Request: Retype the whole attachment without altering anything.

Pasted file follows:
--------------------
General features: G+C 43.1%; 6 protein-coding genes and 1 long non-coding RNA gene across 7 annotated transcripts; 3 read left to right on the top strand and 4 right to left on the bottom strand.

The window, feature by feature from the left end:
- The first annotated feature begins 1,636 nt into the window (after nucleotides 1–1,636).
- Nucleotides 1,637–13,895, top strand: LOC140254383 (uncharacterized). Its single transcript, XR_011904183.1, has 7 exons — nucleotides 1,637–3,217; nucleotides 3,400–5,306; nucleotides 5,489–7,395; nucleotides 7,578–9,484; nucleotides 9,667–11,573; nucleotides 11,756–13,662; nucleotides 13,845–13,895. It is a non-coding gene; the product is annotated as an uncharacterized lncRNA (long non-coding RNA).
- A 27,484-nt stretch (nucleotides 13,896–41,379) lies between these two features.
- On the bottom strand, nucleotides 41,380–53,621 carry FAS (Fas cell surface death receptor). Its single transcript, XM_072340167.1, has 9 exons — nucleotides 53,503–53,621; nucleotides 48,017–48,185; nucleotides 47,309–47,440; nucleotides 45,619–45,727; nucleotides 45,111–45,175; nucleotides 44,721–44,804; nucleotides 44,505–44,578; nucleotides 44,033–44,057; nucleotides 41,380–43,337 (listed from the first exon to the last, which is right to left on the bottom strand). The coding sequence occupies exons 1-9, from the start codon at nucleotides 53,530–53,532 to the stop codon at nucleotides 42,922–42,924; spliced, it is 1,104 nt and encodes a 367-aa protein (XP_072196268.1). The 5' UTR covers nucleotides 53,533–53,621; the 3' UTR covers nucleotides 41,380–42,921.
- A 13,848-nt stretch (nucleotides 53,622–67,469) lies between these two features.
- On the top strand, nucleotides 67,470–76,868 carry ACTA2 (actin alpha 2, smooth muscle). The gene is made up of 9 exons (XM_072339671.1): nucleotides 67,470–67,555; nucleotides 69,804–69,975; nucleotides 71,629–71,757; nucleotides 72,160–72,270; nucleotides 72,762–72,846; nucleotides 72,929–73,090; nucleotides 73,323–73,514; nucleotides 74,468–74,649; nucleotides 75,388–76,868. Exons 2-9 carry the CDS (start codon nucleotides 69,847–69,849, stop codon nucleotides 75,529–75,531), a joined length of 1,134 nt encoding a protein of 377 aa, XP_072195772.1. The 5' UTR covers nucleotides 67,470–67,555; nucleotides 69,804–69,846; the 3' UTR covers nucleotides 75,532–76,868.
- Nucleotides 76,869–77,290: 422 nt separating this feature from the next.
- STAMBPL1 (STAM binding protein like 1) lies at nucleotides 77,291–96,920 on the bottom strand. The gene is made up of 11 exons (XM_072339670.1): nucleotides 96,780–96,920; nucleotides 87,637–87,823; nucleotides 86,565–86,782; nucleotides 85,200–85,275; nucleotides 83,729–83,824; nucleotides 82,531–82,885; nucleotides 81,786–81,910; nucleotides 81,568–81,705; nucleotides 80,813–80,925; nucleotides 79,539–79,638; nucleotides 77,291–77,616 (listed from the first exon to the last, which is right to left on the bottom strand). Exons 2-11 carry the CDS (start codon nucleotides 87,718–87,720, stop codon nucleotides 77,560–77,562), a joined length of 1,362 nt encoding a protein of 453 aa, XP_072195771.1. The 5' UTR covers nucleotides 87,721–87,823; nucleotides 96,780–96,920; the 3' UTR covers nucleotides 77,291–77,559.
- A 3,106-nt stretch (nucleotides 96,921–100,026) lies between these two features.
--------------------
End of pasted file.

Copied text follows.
General features: G+C 43.1%; 6 protein-coding genes and 1 long non-coding RNA gene across 7 annotated transcripts; 3 read left to right on the top strand and 4 right to left on the bottom strand.

The window, feature by feature from the left end:
- The first annotated feature begins 1,636 nt into the window (after nucleotides 1–1,636).
- Nucleotides 1,637–13,895, top strand: LOC140254383 (uncharacterized). Its single transcript, XR_011904183.1, has 7 exons — nucleotides 1,637–3,217; nucleotides 3,400–5,306; nucleotides 5,489–7,395; nucleotides 7,578–9,484; nucleotides 9,667–11,573; nucleotides 11,756–13,662; nucleotides 13,845–13,895. It is a non-coding gene; the product is annotated as an uncharacterized lncRNA (long non-coding RNA).
- A 27,484-nt stretch (nucleotides 13,896–41,379) lies between these two features.
- On the bottom strand, nucleotides 41,380–53,621 carry FAS (Fas cell surface death receptor). Its single transcript, XM_072340167.1, has 9 exons — nucleotides 53,503–53,621; nucleotides 48,017–48,185; nucleotides 47,309–47,440; nucleotides 45,619–45,727; nucleotides 45,111–45,175; nucleotides 44,721–44,804; nucleotides 44,505–44,578; nucleotides 44,033–44,057; nucleotides 41,380–43,337 (listed from the first exon to the last, which is right to left on the bottom strand). The coding sequence occupies exons 1-9, from the start codon at nucleotides 53,530–53,532 to the stop codon at nucleotides 42,922–42,924; spliced, it is 1,104 nt and encodes a 367-aa protein (XP_072196268.1). The 5' UTR covers nucleotides 53,533–53,621; the 3' UTR covers nucleotides 41,380–42,921.
- A 13,848-nt stretch (nucleotides 53,622–67,469) lies between these two features.
- On the top strand, nucleotides 67,470–76,868 carry ACTA2 (actin alpha 2, smooth muscle). The gene is made up of 9 exons (XM_072339671.1): nucleotides 67,470–67,555; nucleotides 69,804–69,975; nucleotides 71,629–71,757; nucleotides 72,160–72,270; nucleotides 72,762–72,846; nucleotides 72,929–73,090; nucleotides 73,323–73,514; nucleotides 74,468–74,649; nucleotides 75,388–76,868. Exons 2-9 carry the CDS (start codon nucleotides 69,847–69,849, stop codon nucleotides 75,529–75,531), a joined length of 1,134 nt encoding a protein of 377 aa, XP_072195772.1. The 5' UTR covers nucleotides 67,470–67,555; nucleotides 69,804–69,846; the 3' UTR covers nucleotides 75,532–76,868.
- Nucleotides 76,869–77,290: 422 nt separating this feature from the next.
- STAMBPL1 (STAM binding protein like 1) lies at nucleotides 77,291–96,920 on the bottom strand. The gene is made up of 11 exons (XM_072339670.1): nucleotides 96,780–96,920; nucleotides 87,637–87,823; nucleotides 86,565–86,782; nucleotides 85,200–85,275; nucleotides 83,729–83,824; nucleotides 82,531–82,885; nucleotides 81,786–81,910; nucleotides 81,568–81,705; nucleotides 80,813–80,925; nucleotides 79,539–79,638; nucleotides 77,291–77,616 (listed from the first exon to the last, which is right to left on the bottom strand). Exons 2-11 carry the CDS (start codon nucleotides 87,718–87,720, stop codon nucleotides 77,560–77,562), a joined length of 1,362 nt encoding a protein of 453 aa, XP_072195771.1. The 5' UTR covers nucleotides 87,721–87,823; nucleotides 96,780–96,920; the 3' UTR covers nucleotides 77,291–77,559.
- A 3,106-nt stretch (nucleotides 96,921–100,026) lies between these two features.